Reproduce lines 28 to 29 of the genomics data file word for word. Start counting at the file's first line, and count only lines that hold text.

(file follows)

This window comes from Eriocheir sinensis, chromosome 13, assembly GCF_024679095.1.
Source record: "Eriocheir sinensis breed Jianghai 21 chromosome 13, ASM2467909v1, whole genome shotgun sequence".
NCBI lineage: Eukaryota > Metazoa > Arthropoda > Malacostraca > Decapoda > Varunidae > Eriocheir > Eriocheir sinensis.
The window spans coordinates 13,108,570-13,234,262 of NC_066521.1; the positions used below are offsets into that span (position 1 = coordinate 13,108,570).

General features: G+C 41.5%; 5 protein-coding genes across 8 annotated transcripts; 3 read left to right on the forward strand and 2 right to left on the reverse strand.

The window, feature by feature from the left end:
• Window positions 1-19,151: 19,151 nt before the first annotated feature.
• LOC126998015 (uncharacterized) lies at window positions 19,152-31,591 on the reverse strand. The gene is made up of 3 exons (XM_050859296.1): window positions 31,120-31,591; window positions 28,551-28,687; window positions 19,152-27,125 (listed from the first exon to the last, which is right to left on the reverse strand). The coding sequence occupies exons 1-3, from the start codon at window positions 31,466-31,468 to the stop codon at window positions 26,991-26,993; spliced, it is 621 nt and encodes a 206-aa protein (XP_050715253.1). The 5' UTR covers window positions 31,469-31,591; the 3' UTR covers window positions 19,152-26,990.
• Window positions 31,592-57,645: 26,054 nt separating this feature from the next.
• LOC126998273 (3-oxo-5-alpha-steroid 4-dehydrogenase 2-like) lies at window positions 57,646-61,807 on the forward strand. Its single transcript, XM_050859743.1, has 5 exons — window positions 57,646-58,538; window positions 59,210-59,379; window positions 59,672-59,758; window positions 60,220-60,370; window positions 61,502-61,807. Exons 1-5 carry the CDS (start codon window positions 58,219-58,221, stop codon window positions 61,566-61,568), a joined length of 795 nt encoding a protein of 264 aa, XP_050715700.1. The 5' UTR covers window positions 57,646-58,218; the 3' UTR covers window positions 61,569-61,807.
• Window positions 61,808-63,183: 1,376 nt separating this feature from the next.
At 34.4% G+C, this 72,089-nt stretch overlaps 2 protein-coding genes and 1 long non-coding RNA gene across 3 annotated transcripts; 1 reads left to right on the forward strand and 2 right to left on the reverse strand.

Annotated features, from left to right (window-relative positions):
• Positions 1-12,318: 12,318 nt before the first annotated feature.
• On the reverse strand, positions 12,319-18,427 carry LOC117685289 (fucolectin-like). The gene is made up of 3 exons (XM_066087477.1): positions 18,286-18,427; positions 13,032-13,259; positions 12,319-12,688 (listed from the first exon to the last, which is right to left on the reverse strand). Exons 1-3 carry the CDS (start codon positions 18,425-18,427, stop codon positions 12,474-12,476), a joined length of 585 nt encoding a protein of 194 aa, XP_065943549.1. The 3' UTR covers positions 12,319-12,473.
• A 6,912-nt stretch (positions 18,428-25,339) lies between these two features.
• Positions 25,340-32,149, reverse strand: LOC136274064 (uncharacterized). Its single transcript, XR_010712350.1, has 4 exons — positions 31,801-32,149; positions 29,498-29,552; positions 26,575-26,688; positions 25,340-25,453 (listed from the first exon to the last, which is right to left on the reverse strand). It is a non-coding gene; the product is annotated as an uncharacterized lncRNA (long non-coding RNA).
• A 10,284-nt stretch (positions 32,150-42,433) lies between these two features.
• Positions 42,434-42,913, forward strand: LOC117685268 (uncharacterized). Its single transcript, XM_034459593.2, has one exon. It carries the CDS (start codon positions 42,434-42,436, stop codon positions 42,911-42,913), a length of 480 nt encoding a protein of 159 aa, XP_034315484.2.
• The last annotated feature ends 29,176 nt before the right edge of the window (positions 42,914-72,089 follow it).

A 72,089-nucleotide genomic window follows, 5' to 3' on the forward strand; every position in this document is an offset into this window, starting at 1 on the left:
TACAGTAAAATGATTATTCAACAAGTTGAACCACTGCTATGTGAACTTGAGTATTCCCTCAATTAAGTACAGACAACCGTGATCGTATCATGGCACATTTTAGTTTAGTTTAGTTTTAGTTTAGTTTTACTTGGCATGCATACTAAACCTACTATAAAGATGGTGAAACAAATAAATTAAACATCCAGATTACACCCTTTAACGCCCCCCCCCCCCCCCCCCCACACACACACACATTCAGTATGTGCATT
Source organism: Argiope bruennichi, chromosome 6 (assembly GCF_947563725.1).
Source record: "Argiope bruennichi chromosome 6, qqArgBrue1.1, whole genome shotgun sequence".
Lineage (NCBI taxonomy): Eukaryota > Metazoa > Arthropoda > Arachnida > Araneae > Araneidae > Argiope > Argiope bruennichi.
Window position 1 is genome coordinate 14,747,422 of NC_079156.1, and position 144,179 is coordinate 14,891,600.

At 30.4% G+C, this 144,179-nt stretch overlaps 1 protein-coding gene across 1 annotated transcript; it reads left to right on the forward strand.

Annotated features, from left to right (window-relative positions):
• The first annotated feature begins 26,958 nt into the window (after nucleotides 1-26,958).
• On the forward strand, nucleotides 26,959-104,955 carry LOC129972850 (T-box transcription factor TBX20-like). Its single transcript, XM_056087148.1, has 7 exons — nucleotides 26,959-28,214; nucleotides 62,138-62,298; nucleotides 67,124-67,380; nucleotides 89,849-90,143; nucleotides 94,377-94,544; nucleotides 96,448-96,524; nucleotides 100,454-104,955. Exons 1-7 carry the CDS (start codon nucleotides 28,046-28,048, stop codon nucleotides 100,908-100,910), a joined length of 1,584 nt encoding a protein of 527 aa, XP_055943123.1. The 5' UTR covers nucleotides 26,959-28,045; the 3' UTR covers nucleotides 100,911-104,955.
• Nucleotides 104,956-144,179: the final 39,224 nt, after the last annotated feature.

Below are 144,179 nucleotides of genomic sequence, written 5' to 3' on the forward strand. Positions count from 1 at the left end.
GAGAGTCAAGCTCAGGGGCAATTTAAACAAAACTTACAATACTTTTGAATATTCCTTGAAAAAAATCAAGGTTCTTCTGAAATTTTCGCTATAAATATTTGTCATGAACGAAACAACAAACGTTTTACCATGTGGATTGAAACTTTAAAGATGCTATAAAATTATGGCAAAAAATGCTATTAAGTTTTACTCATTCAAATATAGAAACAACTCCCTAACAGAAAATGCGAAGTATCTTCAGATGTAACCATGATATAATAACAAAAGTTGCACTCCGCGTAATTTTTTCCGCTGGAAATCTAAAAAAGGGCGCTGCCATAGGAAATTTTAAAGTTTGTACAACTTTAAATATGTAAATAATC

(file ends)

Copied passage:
Annotated features, from left to right (window-relative positions):
• The first annotated feature begins 26,958 nt into the window (after nucleotides 1-26,958).